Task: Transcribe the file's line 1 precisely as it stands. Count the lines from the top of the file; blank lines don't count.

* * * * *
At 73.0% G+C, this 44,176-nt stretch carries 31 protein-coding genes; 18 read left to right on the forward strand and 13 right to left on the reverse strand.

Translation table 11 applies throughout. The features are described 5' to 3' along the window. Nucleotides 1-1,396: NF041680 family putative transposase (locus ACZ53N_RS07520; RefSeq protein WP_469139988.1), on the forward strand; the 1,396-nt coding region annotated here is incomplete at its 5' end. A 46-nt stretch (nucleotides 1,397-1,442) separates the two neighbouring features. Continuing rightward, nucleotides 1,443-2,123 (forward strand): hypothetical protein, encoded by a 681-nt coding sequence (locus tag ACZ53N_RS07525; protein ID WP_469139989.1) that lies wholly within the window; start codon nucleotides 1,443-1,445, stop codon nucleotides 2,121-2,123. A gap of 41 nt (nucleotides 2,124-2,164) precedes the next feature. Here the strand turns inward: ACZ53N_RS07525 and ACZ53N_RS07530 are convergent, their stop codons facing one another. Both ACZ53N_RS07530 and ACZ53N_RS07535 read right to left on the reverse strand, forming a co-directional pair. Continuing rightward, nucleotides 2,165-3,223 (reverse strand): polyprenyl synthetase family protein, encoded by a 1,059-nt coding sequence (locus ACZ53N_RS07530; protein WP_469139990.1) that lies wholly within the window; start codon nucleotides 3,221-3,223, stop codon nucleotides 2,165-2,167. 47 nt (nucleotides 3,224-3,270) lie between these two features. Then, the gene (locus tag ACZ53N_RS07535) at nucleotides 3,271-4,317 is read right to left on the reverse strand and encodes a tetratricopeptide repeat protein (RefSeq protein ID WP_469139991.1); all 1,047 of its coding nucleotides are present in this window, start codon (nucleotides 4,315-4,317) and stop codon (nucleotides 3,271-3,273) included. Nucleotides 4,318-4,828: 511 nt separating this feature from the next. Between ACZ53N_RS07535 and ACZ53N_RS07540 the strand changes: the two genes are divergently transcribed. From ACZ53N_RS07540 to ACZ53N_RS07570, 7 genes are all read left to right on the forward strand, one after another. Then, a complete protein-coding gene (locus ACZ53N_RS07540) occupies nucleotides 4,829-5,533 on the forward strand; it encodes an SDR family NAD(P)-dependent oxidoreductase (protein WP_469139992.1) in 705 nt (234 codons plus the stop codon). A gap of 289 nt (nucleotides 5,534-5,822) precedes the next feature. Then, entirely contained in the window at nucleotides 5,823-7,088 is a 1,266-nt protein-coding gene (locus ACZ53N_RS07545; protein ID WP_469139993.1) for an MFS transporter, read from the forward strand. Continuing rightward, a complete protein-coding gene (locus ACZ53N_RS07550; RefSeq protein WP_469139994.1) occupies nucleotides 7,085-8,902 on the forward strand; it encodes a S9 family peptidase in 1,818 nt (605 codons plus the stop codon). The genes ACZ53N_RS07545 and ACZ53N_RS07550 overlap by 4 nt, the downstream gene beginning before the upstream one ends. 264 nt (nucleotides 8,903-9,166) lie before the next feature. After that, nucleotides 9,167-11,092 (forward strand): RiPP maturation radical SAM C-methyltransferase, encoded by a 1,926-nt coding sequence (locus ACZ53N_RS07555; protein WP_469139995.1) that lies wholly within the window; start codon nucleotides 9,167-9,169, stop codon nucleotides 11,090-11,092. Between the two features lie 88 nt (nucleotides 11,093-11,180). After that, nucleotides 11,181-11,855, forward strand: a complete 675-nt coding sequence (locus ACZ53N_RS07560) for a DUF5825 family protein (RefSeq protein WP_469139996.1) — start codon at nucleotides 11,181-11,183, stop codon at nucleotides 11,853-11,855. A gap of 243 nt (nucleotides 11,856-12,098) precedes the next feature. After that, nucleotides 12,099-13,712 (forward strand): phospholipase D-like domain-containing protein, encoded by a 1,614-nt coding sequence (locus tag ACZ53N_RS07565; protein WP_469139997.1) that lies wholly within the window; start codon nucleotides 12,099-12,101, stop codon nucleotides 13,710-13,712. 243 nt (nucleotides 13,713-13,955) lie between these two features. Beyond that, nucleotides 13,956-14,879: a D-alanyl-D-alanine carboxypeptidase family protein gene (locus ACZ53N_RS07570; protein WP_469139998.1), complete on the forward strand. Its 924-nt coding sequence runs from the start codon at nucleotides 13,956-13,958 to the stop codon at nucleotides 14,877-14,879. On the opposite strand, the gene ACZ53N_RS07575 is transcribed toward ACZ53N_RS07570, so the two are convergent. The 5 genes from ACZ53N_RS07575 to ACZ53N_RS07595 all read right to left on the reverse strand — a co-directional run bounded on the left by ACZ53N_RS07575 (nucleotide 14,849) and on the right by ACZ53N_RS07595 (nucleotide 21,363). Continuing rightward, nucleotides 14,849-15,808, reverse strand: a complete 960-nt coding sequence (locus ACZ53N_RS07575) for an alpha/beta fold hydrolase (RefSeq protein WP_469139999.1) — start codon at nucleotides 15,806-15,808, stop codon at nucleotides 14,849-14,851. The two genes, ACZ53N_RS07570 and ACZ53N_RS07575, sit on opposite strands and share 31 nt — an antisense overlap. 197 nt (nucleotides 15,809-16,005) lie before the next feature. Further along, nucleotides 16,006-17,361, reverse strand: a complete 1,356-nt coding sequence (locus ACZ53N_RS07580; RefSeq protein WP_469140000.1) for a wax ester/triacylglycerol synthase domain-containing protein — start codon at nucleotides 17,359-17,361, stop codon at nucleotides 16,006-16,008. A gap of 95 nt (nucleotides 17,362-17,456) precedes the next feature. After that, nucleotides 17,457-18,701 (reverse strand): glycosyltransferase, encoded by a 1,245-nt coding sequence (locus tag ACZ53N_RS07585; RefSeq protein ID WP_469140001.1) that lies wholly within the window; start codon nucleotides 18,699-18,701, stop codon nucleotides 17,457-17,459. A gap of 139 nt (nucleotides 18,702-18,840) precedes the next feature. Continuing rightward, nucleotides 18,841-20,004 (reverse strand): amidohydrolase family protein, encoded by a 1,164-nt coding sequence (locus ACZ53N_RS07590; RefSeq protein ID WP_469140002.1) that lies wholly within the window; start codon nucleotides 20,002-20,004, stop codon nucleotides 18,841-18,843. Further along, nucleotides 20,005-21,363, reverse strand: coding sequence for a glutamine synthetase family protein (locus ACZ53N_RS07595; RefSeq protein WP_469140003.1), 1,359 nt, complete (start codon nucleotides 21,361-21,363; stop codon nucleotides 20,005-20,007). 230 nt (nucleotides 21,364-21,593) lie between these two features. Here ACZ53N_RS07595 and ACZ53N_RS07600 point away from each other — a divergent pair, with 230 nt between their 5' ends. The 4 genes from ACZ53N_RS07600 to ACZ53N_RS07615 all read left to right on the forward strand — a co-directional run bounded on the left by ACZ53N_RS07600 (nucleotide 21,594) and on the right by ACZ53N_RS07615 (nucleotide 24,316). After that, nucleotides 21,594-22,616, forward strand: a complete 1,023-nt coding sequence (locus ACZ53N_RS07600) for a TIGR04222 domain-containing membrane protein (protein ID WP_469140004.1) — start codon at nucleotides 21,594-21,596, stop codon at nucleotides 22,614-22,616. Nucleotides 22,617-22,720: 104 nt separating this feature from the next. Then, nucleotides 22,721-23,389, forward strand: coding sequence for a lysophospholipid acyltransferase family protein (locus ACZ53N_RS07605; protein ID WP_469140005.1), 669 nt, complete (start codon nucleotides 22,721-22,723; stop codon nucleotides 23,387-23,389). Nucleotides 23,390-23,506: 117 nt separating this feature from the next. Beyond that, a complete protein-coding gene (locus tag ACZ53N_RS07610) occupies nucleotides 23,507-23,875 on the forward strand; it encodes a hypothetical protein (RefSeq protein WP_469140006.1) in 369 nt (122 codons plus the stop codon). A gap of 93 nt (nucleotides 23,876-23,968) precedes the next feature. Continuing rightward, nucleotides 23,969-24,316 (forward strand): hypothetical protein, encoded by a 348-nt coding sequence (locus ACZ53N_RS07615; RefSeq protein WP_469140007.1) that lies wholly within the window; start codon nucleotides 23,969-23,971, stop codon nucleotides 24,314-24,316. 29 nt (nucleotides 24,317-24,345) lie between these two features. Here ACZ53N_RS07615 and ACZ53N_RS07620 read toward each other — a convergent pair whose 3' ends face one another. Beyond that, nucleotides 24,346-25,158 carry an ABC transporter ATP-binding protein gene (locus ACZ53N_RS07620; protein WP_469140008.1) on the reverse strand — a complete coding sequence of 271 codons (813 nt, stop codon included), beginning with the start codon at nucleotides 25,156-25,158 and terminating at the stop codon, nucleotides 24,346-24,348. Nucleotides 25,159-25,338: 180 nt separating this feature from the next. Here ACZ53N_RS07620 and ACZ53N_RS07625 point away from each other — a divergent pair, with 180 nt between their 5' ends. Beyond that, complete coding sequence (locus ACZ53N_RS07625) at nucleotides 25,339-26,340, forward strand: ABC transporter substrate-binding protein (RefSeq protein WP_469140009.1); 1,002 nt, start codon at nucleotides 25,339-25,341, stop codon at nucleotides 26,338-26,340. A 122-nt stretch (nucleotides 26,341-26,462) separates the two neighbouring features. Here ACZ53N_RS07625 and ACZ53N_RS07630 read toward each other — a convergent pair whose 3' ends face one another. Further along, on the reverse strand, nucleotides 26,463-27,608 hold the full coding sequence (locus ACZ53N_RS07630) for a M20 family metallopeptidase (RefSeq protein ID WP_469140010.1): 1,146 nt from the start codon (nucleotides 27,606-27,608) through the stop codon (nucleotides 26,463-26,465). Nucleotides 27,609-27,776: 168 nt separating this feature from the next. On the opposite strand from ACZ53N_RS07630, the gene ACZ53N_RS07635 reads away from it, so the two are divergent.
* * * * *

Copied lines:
At 73.0% G+C, this 44,176-nt stretch carries 31 protein-coding genes; 18 read left to right on the forward strand and 13 right to left on the reverse strand.